Kerry James Marshall challenges the marginalization of African-Americans through his formally rigorous paintings, drawings, videos, and installations, whose central protagonists are always, in his words, “unequivocally, emphatically black.” As he describes, his work is rooted in his life experience: “You can’t be born in Birmingham, Alabama, in 1955 and grow up in South Central [Los Angeles] near the Black Panthers headquarters, and not feel like you’ve got some kind of social responsibility. You can’t move to Watts in 1963 and not speak about it.” Marshall’s erudite knowledge of art history and black folk art structures his compositions; he mines black culture and stereotypes for his unflinching subject matter. In Black Star (2011), a nude black woman bursts through a Frank Stella-like canvas, commanding attention and daring viewers to consider how she has been (and how she should be) seen and portrayed.More ...
Kerry James Marshall (born October 17, 1955) is an American artist born in Birmingham, Alabama. He grew up in South Central Los Angeles and now lives in Chicago, Illinois, where he previously taught at the School of Art and Design at the University of Illinois at Chicago. He is a 1978 graduate of Otis College of Art and Design. An exhibition of his work, Kerry James Marshall: Mastry, was assembled by the Museum of Contemporary Art in 2016.
Although he currently lives and works in Chicago, Illinois, his time spent in Watts, Los Angeles, California, where the Black Power and Civil Rights movements had a significant impact on his paintings. Strongly influenced by his experiences as a young man, he developed a signature style during his early years as an artist that involved the use of extremely dark, essentially black figures. These images represent his perspective of African Americans with separate and distinct inner and outer appearances. At the same time, they confront racial stereotypes within contemporary American society. This common theme appeared continuously in his work throughout the subsequent decades, especially in the 1980s and 1990s.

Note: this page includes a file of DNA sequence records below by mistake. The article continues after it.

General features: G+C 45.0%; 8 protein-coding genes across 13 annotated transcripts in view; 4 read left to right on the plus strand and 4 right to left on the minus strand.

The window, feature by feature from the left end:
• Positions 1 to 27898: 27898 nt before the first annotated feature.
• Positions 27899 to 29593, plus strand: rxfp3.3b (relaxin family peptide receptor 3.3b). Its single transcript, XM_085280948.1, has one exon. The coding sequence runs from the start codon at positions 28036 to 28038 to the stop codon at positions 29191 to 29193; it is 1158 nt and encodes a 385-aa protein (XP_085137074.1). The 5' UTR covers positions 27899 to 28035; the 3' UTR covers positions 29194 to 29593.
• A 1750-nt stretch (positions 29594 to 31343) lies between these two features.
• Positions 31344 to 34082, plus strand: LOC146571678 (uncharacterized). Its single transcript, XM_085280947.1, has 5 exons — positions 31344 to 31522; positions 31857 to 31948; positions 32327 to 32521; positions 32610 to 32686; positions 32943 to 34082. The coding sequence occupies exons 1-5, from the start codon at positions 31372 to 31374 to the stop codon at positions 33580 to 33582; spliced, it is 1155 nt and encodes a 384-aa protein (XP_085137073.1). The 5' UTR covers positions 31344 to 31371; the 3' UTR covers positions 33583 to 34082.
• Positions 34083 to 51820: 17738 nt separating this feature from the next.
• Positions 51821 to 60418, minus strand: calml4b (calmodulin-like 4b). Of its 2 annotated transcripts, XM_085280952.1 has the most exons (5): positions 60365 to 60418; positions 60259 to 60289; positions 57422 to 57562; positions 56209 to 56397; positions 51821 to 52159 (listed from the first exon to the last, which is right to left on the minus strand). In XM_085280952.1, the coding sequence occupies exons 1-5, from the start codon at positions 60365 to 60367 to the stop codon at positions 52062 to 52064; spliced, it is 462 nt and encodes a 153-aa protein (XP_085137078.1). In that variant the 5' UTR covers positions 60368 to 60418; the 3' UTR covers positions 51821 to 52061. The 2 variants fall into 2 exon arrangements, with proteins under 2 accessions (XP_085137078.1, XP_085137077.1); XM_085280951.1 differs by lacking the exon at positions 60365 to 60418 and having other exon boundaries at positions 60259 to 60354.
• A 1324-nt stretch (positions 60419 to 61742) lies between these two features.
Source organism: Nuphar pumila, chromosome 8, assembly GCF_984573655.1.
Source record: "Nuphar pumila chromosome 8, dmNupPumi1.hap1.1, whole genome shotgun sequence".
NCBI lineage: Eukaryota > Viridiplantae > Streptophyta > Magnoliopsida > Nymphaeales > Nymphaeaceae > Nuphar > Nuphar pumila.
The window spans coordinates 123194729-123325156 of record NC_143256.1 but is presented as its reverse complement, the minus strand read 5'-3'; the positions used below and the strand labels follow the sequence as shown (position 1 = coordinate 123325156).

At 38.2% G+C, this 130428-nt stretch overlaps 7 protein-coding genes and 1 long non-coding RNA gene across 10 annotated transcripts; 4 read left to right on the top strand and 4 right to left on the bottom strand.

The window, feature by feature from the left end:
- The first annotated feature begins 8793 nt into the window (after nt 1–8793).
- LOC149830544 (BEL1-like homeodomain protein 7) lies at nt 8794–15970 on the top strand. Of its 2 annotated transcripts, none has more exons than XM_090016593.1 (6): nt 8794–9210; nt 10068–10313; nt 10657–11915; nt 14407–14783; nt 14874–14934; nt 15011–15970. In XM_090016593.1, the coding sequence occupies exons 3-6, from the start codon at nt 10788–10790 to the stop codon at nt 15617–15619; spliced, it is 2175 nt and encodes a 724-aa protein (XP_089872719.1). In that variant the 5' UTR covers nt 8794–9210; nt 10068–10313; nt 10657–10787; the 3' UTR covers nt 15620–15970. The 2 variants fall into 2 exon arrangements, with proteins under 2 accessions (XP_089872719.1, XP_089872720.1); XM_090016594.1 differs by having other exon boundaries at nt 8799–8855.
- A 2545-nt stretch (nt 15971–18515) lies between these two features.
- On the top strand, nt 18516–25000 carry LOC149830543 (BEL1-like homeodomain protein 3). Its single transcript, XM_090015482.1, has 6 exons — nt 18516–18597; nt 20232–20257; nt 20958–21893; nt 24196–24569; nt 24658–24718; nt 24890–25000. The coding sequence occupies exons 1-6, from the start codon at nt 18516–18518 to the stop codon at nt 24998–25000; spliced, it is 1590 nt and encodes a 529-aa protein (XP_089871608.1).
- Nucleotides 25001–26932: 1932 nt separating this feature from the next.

While earning his BFA from Otis College of Art and Design in Los Angeles, he worked not have a representational image or a specific story to tell,” over abstraction Thus, Marshall still retains the political content so important to the Civil Rights Movement while painting a narrative through mural-sized pieces.
Marshall is known for large-scale paintings, sculptures, and other objects that take African-American life and history as their subject matter. His work often deals with the effects of the Civil Rights movement on domestic life, in addition to working with elements of popular culture. In a 1998 interview with Bomb Magazine, Marshall observed,
One work, Rythm Mastr, is a superhero comic book based on African mythology and art set in an urban environment. Some of his other notable works include The Garden Project, which critiques the glorified names of housing projects that conceal desperate poverty and the Lost Boys series, which examines young black men "lost in the ghetto, lost in public housing, lost in joblessness, and lost in literacy."
Marshall's first major solo exhibition, which traveled throughout the country, was organized at the Renaissance Society of the University of Chicago in 1998. His work has been exhibited in many American and international exhibitions, including the Venice Biennale (2003) and the Documenta (1997 and 2007).
In April 2016, Marshall's retrospective Mastry debuted at the Museum of Contemporary Art in Chicago as the largest retrospective to date of Marshall's art, which spanned the artist's 35-year career and included nearly 80 original pieces. In October 2016, the retrospective traveled to the Met Breuer in New York City.
Marshall based several of his pieces in the early 1990s on actual events in American history. One such painting, Voyager, painted in 1992, has special pertinence in a discussion of race issues in the United States because Marshall based it on a “luxury schooner…secretly outfitted to carry African slaves”. Symbols of this representation abound, from the two black figures in the boat and the flowers draped around the woman’s neck to the contrast between the light and airy clouds and the darkness of the upper background. A skull lies in the water, just beneath the ship, hinting at the doomed future of the Africans, and the unknown woman has an expression of uneasiness. He thus brings to the forefront the irony of a ship with a beautiful, high class appearance and a dark secret purpose, forcing people to think about something they would rather forget.
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